Client-Centric Marketing-speak for anything that focuses on the needs of the customer. "We've boosted profits 30% since we began using a client-centric business strategy." Translation: We're making more money now that we're actually giving customers what they want.
Climate Sensing A random survey of workforce attitudes. Generally done by walking around and chatting with the employees. Also known as "taking the pulse."
CLM A three-letter abbreviation making the rounds: Career Limiting Move. It refers to any incident that puts a roadblock in your career path. "Jack spilled coffee on the boss. It was a major CLM."
Clueful In the techie world, itís the opposite of clueless. "Iíll get the answer as soon as I can find someone clueful at Network Solutions."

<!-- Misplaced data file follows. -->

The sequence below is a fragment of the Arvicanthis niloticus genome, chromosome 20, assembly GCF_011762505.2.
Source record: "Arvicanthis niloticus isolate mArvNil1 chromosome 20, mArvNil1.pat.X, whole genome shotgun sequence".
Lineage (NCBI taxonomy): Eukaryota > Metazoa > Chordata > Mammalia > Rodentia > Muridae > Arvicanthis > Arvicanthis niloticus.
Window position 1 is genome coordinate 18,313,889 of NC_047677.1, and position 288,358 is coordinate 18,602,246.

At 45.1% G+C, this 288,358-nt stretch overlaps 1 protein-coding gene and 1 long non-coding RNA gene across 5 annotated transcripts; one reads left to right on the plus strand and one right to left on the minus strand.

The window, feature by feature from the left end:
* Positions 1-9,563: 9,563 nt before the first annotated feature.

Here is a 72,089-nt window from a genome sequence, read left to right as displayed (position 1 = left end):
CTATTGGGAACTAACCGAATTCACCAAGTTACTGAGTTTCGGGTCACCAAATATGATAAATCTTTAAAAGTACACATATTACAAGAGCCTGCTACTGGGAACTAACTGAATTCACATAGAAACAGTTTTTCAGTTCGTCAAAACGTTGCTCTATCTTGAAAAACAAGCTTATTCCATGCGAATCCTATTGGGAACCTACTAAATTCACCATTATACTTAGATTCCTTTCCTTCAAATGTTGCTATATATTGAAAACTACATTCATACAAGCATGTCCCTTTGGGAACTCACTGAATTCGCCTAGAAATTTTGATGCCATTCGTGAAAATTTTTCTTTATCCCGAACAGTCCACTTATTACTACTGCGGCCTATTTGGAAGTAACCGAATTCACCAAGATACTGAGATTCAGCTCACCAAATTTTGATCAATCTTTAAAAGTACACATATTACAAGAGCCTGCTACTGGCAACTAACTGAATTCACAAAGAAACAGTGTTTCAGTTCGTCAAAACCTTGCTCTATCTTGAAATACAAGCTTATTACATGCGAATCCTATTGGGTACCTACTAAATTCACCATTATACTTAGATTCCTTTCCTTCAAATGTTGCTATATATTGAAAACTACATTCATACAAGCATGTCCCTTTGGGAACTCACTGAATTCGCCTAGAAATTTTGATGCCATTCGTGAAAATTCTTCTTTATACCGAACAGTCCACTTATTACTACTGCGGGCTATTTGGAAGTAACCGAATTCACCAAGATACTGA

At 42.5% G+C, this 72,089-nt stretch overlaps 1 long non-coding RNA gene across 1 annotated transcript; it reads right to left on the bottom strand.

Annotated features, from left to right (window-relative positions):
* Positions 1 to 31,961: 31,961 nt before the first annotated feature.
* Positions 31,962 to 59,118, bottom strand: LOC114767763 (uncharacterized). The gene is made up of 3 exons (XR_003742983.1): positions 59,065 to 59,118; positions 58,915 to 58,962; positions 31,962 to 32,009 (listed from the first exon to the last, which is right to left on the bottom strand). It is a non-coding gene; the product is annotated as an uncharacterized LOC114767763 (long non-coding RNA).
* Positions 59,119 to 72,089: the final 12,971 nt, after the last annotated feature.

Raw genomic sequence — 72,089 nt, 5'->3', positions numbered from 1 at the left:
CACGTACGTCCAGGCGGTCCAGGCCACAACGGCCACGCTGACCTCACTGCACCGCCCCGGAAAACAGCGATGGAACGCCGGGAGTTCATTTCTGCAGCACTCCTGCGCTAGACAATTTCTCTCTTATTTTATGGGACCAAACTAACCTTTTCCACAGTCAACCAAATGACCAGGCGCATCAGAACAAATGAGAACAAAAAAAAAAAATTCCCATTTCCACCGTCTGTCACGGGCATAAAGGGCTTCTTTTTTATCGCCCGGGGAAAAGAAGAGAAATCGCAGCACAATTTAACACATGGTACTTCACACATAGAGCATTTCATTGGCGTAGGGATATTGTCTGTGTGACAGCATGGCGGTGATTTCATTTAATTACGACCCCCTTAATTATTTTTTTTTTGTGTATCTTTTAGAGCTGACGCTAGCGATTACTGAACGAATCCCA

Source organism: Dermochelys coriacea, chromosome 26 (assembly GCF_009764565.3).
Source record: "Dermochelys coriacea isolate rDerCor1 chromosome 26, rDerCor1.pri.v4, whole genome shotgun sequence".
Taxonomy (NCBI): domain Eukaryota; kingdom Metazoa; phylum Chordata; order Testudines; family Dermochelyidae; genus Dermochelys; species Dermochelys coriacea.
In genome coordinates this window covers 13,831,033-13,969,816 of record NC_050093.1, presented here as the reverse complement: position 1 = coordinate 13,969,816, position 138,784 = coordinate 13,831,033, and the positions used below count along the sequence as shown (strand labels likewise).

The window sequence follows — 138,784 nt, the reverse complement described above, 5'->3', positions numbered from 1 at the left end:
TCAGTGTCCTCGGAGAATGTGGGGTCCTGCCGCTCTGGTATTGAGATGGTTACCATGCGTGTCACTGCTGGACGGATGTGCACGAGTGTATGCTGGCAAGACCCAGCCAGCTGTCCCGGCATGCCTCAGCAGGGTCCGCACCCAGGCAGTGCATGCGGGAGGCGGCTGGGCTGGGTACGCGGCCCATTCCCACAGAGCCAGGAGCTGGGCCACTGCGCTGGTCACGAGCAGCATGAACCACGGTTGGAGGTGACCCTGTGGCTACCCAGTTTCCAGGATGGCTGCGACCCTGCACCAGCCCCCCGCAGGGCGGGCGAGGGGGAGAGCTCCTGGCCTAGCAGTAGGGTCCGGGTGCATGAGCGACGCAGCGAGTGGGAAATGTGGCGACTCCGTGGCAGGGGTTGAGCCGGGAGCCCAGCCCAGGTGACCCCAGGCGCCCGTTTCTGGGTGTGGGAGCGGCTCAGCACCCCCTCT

Coachable Moment An opportunity to give on-the-spot, real-time feedback to an employee who just screwed up.
COB Acronym for "close of business," generally pronounced C-O-B, not "cob." "I need that report COB (by close of business today)." Also EOB -- end of business.
Cockroach An apparently small problem that, when discovered, leads to uncovering many other problems.
Competitive Salary In employment adspeak, it means the hiring company has no intention of paying you any more than any other company -- and probably a tad less.
Contact Center A New Economy name for "call center," the central hub where customer service folks man a companyís phones. Now they answer e-mail, have "live" chats online and clear the fax machine. All for a salary just a few notches above minimum wage.